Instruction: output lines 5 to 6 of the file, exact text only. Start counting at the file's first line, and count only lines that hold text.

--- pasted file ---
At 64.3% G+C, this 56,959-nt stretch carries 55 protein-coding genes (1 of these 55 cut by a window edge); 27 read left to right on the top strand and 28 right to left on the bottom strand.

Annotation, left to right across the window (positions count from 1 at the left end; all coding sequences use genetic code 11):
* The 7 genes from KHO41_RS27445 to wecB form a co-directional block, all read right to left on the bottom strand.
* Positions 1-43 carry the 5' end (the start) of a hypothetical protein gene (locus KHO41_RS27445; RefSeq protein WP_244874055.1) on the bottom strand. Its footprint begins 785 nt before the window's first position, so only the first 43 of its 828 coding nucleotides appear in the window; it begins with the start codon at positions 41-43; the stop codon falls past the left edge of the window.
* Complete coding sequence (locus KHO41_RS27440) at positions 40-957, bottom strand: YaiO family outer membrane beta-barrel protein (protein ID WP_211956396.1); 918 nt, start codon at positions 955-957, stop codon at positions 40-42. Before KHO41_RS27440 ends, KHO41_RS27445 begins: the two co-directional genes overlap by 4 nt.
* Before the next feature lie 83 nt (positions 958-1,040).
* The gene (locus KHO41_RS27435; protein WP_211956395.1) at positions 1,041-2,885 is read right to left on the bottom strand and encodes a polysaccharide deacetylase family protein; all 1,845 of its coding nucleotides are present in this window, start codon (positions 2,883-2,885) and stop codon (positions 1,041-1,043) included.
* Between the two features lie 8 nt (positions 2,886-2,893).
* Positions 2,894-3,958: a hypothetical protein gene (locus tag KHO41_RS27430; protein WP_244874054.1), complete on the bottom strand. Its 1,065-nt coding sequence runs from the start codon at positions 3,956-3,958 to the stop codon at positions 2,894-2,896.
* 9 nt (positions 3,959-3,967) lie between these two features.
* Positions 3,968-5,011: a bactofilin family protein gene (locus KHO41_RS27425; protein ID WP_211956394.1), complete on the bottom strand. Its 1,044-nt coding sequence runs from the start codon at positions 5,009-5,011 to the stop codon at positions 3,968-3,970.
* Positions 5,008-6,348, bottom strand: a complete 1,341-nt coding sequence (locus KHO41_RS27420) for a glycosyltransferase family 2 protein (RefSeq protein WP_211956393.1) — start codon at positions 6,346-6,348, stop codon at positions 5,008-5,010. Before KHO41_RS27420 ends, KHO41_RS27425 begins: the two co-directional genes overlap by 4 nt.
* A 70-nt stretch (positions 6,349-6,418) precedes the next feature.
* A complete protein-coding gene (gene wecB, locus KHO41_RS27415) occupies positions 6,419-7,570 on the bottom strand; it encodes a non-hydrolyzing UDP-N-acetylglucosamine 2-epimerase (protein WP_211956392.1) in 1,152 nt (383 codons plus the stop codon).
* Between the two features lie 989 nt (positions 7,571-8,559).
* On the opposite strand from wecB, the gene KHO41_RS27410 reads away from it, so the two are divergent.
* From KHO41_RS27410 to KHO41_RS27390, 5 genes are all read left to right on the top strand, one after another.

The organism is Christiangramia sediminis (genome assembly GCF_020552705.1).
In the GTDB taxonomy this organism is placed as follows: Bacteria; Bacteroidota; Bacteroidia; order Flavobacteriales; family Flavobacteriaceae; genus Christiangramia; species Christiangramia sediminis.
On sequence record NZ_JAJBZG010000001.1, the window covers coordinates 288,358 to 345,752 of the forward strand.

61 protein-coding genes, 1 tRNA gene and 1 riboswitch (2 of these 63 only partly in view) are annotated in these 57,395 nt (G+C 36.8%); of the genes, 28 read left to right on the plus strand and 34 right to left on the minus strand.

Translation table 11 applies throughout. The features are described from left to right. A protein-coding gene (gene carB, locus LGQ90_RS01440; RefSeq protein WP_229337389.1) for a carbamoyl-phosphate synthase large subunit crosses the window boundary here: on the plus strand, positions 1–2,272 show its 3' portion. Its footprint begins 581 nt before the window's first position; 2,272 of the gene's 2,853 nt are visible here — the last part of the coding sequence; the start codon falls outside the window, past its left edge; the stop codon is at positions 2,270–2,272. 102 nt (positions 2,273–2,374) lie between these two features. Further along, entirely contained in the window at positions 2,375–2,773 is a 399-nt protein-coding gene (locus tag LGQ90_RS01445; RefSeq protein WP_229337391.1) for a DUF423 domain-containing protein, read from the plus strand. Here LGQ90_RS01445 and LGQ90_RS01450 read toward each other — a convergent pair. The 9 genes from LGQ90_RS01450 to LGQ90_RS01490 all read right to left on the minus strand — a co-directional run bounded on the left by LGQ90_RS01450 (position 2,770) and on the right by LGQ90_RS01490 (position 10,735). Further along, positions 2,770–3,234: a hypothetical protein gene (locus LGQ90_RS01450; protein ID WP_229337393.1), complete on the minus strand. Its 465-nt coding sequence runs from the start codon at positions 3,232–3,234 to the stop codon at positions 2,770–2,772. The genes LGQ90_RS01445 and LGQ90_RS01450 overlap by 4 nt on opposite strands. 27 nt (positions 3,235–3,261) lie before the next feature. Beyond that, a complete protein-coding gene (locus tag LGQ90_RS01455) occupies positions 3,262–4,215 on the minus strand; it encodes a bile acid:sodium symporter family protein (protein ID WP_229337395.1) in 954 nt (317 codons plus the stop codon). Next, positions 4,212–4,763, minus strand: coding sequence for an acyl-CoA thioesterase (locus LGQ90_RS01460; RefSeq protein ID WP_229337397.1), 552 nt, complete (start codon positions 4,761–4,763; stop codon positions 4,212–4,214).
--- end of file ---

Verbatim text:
* Complete coding sequence (locus KHO41_RS27440) at positions 40-957, bottom strand: YaiO family outer membrane beta-barrel protein (protein ID WP_211956396.1); 918 nt, start codon at positions 955-957, stop codon at positions 40-42. Before KHO41_RS27440 ends, KHO41_RS27445 begins: the two co-directional genes overlap by 4 nt.
* Before the next feature lie 83 nt (positions 958-1,040).